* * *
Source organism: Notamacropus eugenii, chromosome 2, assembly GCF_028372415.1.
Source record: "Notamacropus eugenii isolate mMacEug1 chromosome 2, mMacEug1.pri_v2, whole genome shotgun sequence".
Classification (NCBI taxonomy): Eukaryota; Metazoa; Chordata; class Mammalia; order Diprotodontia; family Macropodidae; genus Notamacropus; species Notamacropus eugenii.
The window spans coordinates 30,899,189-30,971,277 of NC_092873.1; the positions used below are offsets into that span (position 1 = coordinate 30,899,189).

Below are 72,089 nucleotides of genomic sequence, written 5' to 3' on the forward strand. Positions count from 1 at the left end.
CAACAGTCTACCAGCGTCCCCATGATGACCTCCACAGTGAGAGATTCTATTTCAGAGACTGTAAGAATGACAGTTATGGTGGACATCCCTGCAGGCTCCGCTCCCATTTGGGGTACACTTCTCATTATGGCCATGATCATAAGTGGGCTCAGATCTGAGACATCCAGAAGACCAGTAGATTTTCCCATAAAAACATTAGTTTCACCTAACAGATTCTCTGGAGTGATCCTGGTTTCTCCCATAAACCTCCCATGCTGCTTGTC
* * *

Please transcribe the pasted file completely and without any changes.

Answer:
Source organism: Notamacropus eugenii, chromosome 2, assembly GCF_028372415.1.
Source record: "Notamacropus eugenii isolate mMacEug1 chromosome 2, mMacEug1.pri_v2, whole genome shotgun sequence".
Classification (NCBI taxonomy): Eukaryota; Metazoa; Chordata; class Mammalia; order Diprotodontia; family Macropodidae; genus Notamacropus; species Notamacropus eugenii.
The window spans coordinates 30,899,189-30,971,277 of NC_092873.1; the positions used below are offsets into that span (position 1 = coordinate 30,899,189).

Below are 72,089 nucleotides of genomic sequence, written 5' to 3' on the forward strand. Positions count from 1 at the left end.
CAACAGTCTACCAGCGTCCCCATGATGACCTCCACAGTGAGAGATTCTATTTCAGAGACTGTAAGAATGACAGTTATGGTGGACATCCCTGCAGGCTCCGCTCCCATTTGGGGTACACTTCTCATTATGGCCATGATCATAAGTGGGCTCAGATCTGAGACATCCAGAAGACCAGTAGATTTTCCCATAAAAACATTAGTTTCACCTAACAGATTCTCTGGAGTGATCCTGGTTTCTCCCATAAACCTCCCATGCTGCTTGTC